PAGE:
Body, Mind, Soul,
The definition from the WPCA/WHO Global Atlas of Palliative Care at the End of Life begins with the WHO definition from 2002, then clarifies the definition in four key areas. The WHO 2002 definition is as follows:
“Palliative care is an approach that improves the quality of life of patients and their families facing the problem associated with life-threatening illness, through the prevention and relief of suffering by means of early identification and impeccable assessment and treatment of pain and other problems, physical, psychosocial and spiritual."
provides relief from pain and other distressing symptoms;
affirms life and regards dying as a normal process;
intends neither to hasten or postpone death;
integrates the psychological and spiritual aspects of patient care;
offers a support system to help patient’s live as actively as possible until death;
offers a support system to help the family cope during the patients illness and in their own bereavement;
uses a team approach to address the needs of patients and their families, including bereavement counselling, if indicated;
will enhance quality of life, and may also positively influence the course of illness;
is applicable early in the course of illness, in conjunction with other therapies that are intended to prolong life, such as chemotherapy or radiation therapy, and includes those investigations needed to better understand and manage distressing clinical complications.”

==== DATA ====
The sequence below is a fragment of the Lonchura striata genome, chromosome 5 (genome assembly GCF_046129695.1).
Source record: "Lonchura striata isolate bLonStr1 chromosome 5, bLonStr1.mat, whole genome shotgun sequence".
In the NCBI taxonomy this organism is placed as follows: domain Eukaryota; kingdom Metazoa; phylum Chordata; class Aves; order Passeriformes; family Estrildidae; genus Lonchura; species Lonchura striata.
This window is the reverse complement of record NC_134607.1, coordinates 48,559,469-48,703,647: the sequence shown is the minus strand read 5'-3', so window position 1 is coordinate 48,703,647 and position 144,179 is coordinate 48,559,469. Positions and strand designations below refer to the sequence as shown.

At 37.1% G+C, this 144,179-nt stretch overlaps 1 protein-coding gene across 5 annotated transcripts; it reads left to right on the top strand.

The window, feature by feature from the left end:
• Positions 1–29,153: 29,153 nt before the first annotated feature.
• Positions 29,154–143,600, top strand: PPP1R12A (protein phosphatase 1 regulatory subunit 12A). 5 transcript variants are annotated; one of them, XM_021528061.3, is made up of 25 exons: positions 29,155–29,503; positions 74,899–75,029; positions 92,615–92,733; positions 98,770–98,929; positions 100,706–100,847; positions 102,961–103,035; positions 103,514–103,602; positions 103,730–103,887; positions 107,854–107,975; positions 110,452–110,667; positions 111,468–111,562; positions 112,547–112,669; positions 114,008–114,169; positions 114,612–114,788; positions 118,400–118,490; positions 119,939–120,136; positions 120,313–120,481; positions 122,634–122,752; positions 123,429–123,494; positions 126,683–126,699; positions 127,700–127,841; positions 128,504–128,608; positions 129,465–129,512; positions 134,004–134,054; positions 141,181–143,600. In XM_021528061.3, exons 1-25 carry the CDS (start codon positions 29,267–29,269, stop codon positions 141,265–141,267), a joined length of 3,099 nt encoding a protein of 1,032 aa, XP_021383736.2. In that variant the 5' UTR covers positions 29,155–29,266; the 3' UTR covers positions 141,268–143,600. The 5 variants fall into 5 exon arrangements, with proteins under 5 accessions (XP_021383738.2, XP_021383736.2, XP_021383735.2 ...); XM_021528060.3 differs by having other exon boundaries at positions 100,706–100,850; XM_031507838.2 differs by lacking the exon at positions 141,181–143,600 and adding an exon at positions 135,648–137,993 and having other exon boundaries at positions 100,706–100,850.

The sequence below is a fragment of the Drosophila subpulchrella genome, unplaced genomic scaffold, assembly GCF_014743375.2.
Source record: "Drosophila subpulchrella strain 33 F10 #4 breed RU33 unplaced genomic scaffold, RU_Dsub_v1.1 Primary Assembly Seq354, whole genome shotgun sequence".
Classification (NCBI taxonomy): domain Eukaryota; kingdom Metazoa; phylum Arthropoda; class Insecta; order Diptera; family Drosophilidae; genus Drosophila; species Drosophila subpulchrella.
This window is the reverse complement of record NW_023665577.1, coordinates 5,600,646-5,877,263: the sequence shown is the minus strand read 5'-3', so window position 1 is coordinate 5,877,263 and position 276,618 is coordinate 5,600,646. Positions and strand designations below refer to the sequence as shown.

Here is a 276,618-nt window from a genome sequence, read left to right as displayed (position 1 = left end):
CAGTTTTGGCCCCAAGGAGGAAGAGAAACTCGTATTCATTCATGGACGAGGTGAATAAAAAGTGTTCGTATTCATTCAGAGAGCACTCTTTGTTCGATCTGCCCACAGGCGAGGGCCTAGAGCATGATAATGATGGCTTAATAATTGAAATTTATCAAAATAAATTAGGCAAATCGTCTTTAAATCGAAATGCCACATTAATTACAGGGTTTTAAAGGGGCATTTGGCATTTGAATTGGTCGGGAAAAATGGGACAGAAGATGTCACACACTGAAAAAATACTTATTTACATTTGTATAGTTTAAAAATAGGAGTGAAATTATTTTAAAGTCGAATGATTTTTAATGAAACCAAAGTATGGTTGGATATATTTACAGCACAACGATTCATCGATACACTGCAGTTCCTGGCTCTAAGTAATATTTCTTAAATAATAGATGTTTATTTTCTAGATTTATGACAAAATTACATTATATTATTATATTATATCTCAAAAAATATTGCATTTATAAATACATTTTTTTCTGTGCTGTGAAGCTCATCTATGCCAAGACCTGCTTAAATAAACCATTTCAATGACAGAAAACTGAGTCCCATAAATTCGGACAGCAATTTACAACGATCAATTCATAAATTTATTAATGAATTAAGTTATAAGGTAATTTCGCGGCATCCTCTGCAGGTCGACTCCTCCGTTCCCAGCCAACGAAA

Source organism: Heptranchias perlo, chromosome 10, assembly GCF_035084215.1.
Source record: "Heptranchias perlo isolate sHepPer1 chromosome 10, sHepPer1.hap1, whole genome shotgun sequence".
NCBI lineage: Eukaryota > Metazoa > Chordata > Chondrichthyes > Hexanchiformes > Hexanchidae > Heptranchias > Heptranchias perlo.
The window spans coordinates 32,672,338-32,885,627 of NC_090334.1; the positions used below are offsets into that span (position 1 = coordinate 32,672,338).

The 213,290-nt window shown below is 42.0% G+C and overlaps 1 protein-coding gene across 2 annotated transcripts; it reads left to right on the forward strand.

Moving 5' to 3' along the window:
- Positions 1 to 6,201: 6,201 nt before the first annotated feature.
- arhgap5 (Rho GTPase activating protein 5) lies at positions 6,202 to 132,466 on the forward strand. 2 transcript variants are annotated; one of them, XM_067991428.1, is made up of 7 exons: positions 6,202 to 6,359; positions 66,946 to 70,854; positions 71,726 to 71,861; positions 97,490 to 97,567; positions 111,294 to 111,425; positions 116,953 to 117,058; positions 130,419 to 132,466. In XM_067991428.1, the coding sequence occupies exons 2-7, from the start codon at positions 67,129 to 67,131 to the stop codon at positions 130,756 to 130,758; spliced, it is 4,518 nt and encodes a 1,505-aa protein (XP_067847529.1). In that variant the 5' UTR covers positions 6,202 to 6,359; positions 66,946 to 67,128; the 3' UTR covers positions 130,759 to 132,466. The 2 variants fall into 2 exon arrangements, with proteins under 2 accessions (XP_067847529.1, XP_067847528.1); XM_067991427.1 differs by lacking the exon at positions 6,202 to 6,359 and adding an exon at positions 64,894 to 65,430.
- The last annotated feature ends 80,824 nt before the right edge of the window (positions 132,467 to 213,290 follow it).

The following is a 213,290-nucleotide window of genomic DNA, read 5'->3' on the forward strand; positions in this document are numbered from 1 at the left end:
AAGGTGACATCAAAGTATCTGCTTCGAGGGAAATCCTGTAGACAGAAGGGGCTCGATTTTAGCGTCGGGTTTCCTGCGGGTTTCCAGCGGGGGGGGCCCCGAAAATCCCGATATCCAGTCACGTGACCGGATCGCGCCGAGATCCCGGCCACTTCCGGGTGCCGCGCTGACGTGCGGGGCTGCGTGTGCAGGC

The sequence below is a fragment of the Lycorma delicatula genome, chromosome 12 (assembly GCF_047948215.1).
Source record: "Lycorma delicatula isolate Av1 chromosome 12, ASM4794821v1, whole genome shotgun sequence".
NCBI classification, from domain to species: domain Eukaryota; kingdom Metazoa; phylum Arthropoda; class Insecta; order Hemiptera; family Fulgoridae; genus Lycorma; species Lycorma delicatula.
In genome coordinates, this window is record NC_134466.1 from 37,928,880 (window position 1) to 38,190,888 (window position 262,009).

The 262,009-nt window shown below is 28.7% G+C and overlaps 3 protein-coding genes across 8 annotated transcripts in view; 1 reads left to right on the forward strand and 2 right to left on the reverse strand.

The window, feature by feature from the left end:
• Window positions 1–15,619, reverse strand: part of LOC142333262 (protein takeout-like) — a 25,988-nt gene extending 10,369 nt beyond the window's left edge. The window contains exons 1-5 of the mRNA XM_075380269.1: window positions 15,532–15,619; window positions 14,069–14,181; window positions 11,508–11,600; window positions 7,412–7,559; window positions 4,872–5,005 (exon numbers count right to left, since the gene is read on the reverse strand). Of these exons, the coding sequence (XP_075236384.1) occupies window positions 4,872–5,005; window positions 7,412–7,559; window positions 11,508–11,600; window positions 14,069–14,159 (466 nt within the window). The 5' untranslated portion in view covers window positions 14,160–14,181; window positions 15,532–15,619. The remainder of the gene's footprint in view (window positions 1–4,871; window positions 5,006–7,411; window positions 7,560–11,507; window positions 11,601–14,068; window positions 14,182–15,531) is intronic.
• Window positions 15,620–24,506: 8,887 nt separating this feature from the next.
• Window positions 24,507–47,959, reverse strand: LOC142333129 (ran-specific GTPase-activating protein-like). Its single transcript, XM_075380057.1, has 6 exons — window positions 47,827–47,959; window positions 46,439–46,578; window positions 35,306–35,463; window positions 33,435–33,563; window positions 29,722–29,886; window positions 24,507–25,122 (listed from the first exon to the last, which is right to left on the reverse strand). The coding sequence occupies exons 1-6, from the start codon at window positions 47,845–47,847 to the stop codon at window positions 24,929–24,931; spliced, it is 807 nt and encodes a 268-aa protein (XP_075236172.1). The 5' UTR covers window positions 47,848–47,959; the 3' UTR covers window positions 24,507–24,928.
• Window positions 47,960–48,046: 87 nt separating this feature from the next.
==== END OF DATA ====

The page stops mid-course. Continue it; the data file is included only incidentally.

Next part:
“Palliative care for children represents a special, albeit closely related field to adult palliative care. WHO’s definition of palliative care appropriate for children and their families is as follows; the principles apply to other paediatric chronic disorders.”
"Palliative care for children is the active total care of the child’s body, mind and spirit, and also involves giving support to the family.
It begins when illness is diagnosed, and continues regardless of whether or not a child receives treatment directed at the disease.
Health providers must evaluate and alleviate a child’s physical, psychological, and social distress.
Effective palliative care requires a broad multidisciplinary approach that includes the family and makes use of available community resources; it can be successfully implemented even if resources are limited.
It can be provided in tertiary care facilities, in community health centres and even in children’s homes."
Worldwide Palliative Care Alliance (WPCA)
WHO Definition of Hospice
Hospice care is end-of-life care provided by health professionals and volunteers. They give medical, psychological and spiritual support. The goal of the care is to help people who are dying have peace, comfort and dignity. The caregivers try to control pain and other symptoms so a person can remain as alert and comfortable as possible. Hospice programmes also provide services to support a patient’s family.
World Health Organization (WHO) on
WPCA/WHO Global Atlas of Palliative Care at the End of Life
The WHO 2002 definition of palliative care is then clarified as follows:
“The Global Atlas adopts the current World Health Organization definition of palliative care. However, it has been recognised for some years that this definition requires further explanation to clarify the comprehensive nature of palliative care (WPCA Policy statement on defining palliative care). We elucidate this here, with supporting evidence, to ensure the definition is more explicit and transparent."
First, palliative care is needed in chronic as well as life-threatening/limiting-conditions.